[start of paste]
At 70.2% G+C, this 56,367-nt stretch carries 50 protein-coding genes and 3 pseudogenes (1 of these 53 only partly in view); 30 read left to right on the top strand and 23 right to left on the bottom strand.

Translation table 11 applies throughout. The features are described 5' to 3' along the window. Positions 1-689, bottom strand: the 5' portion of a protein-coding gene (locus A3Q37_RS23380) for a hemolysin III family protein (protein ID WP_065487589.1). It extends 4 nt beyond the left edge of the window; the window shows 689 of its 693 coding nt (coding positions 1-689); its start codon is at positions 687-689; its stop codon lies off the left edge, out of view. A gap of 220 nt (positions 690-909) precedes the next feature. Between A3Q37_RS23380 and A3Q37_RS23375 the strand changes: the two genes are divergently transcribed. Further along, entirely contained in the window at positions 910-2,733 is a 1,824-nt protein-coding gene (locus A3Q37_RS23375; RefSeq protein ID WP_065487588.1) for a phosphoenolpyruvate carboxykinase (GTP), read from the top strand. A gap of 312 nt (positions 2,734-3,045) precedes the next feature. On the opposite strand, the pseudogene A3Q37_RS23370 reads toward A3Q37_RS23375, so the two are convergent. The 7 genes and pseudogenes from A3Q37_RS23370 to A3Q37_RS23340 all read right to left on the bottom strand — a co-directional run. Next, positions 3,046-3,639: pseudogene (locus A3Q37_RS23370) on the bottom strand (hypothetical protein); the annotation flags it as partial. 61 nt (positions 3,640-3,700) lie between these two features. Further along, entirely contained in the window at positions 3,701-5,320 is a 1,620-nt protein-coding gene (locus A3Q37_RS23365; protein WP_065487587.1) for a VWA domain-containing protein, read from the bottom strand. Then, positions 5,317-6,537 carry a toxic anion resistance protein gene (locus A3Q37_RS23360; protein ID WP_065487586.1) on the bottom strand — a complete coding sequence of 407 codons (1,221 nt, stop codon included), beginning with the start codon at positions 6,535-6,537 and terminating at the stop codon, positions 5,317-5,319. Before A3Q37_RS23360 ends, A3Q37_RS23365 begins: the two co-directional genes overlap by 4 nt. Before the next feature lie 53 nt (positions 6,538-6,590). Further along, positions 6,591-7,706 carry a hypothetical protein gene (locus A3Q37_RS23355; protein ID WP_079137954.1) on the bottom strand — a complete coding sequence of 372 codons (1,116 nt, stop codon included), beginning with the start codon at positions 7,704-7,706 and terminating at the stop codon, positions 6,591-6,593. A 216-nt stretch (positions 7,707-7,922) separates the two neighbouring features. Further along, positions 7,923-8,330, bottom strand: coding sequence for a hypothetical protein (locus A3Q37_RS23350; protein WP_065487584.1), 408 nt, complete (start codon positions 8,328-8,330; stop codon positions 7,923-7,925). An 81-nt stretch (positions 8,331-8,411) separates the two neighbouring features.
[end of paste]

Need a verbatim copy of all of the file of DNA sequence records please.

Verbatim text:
At 70.2% G+C, this 56,367-nt stretch carries 50 protein-coding genes and 3 pseudogenes (1 of these 53 only partly in view); 30 read left to right on the top strand and 23 right to left on the bottom strand.

Translation table 11 applies throughout. The features are described 5' to 3' along the window. Positions 1-689, bottom strand: the 5' portion of a protein-coding gene (locus A3Q37_RS23380) for a hemolysin III family protein (protein ID WP_065487589.1). It extends 4 nt beyond the left edge of the window; the window shows 689 of its 693 coding nt (coding positions 1-689); its start codon is at positions 687-689; its stop codon lies off the left edge, out of view. A gap of 220 nt (positions 690-909) precedes the next feature. Between A3Q37_RS23380 and A3Q37_RS23375 the strand changes: the two genes are divergently transcribed. Further along, entirely contained in the window at positions 910-2,733 is a 1,824-nt protein-coding gene (locus A3Q37_RS23375; RefSeq protein ID WP_065487588.1) for a phosphoenolpyruvate carboxykinase (GTP), read from the top strand. A gap of 312 nt (positions 2,734-3,045) precedes the next feature. On the opposite strand, the pseudogene A3Q37_RS23370 reads toward A3Q37_RS23375, so the two are convergent. The 7 genes and pseudogenes from A3Q37_RS23370 to A3Q37_RS23340 all read right to left on the bottom strand — a co-directional run. Next, positions 3,046-3,639: pseudogene (locus A3Q37_RS23370) on the bottom strand (hypothetical protein); the annotation flags it as partial. 61 nt (positions 3,640-3,700) lie between these two features. Further along, entirely contained in the window at positions 3,701-5,320 is a 1,620-nt protein-coding gene (locus A3Q37_RS23365; protein WP_065487587.1) for a VWA domain-containing protein, read from the bottom strand. Then, positions 5,317-6,537 carry a toxic anion resistance protein gene (locus A3Q37_RS23360; protein ID WP_065487586.1) on the bottom strand — a complete coding sequence of 407 codons (1,221 nt, stop codon included), beginning with the start codon at positions 6,535-6,537 and terminating at the stop codon, positions 5,317-5,319. Before A3Q37_RS23360 ends, A3Q37_RS23365 begins: the two co-directional genes overlap by 4 nt. Before the next feature lie 53 nt (positions 6,538-6,590). Further along, positions 6,591-7,706 carry a hypothetical protein gene (locus A3Q37_RS23355; protein ID WP_079137954.1) on the bottom strand — a complete coding sequence of 372 codons (1,116 nt, stop codon included), beginning with the start codon at positions 7,704-7,706 and terminating at the stop codon, positions 6,591-6,593. A 216-nt stretch (positions 7,707-7,922) separates the two neighbouring features. Further along, positions 7,923-8,330, bottom strand: coding sequence for a hypothetical protein (locus A3Q37_RS23350; protein WP_065487584.1), 408 nt, complete (start codon positions 8,328-8,330; stop codon positions 7,923-7,925). An 81-nt stretch (positions 8,331-8,411) separates the two neighbouring features.